Archive for the ‘Chapter 16: The Age of Enlightenment: Rationalism and its Uses’ Category

Enlightenment Thinkers II

Monday, September 13th, 2010

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Here is a short video that provides an easy explanation of the positions of Locke, Montesquieu, Rousseau, Beccaria, and Voltaire.

Enlightenment Thinkers

Monday, September 13th, 2010

Enlightenment Thinkers

While this image is hard to read, it gives a general idea to how multi-facted the Enlightenment truly was. There were innovators across the board, many of whom are still relevant to this day. On this particular chart, (legible) historic figures include:               Art: Francisco Goya; Theology: John Wesley, Zinzendorf; Sciences: Newton, Benjamin Franklin; Literature: Voltaire, Diderot, Goethe; Politicks: George III, Thomas Jefferson, Thomas Paine, Catherine II, Adam Smith; Philosophy: John Locke, Montesquieu.

Enlightenment Art: Neoclassicism.

Monday, September 13th, 2010

Art of the Enlightenment embodied the ideals of the era: it was direct, clear-cut, and balanced. It was called neoclassicism, and was based upon imitating the styles of ancient Greece and Rome. The fruition of this style was influenced heavily by archaeological discoveries in Rome & Greece, as well as the sense of directness & proportionalism that classical art had, which was in line with ideals of the time.

Neoclassical Architecture- based heavily on symmetry, as well as signs of ancient Greek and Roman architecture, including tall columns, pediments, and domed roofs (

Old Stock Exchange (Trieste, Italy)

US Capitol Building

Enlightenment painting & sculpture-based primarily on displaying virtue and morals, as well as the importance of reason over emotions.

“Artists and critics believed that it should once again serve the nation and be good for the people, just as it had for the ancient Greeks and Romans. Classical art had depicted serious subjects in a serious way, and so late eighteenth century artists and architects deliberately began imitating Roman and Greek art.” (Art Archive)

The Death of Socrates by Jaques Louis David

Oath of the Horatii by Jaques-Louis David

The Salon

Sunday, September 12th, 2010

During the Enlightenment period in Paris, an interesting fad arose among the aristocracy and well educated.   In a  gathering called a Salon, Parisian aristocrats would through “think tank” parties. In which they would invite philosophers, artists, writers and musicians to their parlors to discuss politics and philosophy.  These Salons were mostly hosted by aristocratic women, and brought together ideas and people from all over Europe.  This influx of influential thinking helped to make Paris a center for the Enlightenment.  The Salon became an integral part of the Enlightenment by allowing for the culmination of ideas and financial/political foundations that would help shape Europe all the way until and through the French Revolution.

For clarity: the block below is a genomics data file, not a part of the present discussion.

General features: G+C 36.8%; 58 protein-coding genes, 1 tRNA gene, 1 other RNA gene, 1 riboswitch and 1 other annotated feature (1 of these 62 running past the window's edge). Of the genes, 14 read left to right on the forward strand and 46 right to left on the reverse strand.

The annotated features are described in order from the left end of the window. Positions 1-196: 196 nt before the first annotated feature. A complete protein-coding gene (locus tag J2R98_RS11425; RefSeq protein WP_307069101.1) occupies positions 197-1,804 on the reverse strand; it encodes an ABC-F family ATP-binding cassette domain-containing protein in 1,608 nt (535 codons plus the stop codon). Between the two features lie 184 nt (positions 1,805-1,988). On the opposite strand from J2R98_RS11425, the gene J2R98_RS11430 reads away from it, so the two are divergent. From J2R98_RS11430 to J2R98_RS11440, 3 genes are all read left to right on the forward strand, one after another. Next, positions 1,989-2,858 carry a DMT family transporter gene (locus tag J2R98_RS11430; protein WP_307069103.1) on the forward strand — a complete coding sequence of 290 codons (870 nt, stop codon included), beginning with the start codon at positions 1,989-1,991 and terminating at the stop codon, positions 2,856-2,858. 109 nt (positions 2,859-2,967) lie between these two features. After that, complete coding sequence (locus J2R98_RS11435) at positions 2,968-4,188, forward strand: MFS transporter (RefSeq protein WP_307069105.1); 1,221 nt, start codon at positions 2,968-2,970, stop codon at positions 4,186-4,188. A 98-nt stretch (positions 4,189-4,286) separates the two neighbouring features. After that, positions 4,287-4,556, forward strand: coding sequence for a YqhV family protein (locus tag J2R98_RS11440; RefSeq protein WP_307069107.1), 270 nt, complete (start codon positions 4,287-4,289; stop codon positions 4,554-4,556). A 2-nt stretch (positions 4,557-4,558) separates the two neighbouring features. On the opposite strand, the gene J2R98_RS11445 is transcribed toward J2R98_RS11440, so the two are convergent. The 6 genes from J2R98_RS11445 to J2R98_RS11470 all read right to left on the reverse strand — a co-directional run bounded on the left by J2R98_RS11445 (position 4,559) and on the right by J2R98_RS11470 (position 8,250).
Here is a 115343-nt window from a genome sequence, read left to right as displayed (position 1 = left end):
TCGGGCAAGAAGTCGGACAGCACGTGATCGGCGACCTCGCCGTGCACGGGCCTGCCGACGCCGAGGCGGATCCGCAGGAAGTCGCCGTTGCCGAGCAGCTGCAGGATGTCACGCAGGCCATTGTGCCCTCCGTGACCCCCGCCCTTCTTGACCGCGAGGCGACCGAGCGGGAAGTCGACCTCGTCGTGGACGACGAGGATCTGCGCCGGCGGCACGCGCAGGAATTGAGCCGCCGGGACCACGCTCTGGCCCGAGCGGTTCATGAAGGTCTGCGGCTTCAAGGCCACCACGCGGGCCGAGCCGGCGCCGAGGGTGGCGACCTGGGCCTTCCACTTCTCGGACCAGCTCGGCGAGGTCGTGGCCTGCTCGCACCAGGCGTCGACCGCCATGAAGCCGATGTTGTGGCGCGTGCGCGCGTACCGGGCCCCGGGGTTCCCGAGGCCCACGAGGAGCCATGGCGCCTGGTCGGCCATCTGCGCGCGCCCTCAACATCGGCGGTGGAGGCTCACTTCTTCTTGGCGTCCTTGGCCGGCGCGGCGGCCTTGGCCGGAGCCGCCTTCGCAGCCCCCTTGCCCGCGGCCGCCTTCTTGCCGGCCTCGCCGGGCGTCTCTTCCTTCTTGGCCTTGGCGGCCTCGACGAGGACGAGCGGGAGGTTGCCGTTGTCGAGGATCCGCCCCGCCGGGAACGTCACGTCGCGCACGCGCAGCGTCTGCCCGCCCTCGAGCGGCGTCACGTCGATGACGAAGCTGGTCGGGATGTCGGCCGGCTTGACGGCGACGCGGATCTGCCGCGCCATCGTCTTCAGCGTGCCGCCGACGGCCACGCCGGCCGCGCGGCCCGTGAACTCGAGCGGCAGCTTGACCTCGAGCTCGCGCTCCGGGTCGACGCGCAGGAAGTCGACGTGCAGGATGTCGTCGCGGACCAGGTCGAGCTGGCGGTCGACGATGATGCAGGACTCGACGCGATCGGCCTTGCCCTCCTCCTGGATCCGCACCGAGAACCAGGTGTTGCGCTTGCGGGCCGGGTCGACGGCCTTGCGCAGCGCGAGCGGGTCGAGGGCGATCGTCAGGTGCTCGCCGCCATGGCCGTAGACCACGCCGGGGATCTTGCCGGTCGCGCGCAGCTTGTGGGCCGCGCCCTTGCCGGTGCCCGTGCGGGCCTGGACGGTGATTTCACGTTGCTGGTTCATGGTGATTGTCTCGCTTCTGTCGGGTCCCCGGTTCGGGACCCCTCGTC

A New Kind of Music

Sunday, September 12th, 2010

During the Enlightenment, classical music was the new media of expression. Classical music came about to express the feelings of the time; formality, harmony, and control. Balance and order were encouraged over the more spontaneous and emotional improvisation of the non-western world.

The music of the Enlightenment is still relevant to this day. The works of Mozart and Haydn are still performed and apprecaited today.

Haydn Symphony no. 76 in E flat major 1/4

Mozart Symphony no. 40

Women and the Enlightenment

Sunday, September 12th, 2010

The Enlightenment was a time of new ideas and ways of thinking, but equality of the sexes wasn’t one of them. Most of the great Philosophes of the time, such as Rousseau and Emmanuel Kant continued to hold the belief that women were naturally inferior to men, even though many of the supporters of the Enlightement werre women and some were even contributors to enlightennment ideas. Kant believed that a woman who was too educated would overtax their intellect. The belief that women should remain in the domestic sphere instead of educating themselves and contributing to society outside of the household was reinforced by the enlightenment thinkers. Some Enlightenment thinkers were inclined to sympathize with women and their desire for more education opportunitites. Not all women put up with this repressive attitude. Mary Wollstonecraft and Olympe de Gouges both advocated for more equality between sexes.

Book written by Mary Wollstonecraft to bring women's rights to people's attention.

Catherine the Great

Sunday, September 5th, 2010

Catherine the Great

Catherine the Great was a great supporter of the Enlightenment and education. Catherine sought to change Russia into being more efficient and innovative. Catherine sought legal reform because of her reading of Beccaria. She attempted to reform but was hindered by her aristocrats and commoners who disagreed over serfdom. As it goes with many powerful people, rumors of the way Catherine the Great died spread. One popular myth about the way she died is she was crushed by a horse after attempting to have inappropriate relations with it. She actually died of a stroke.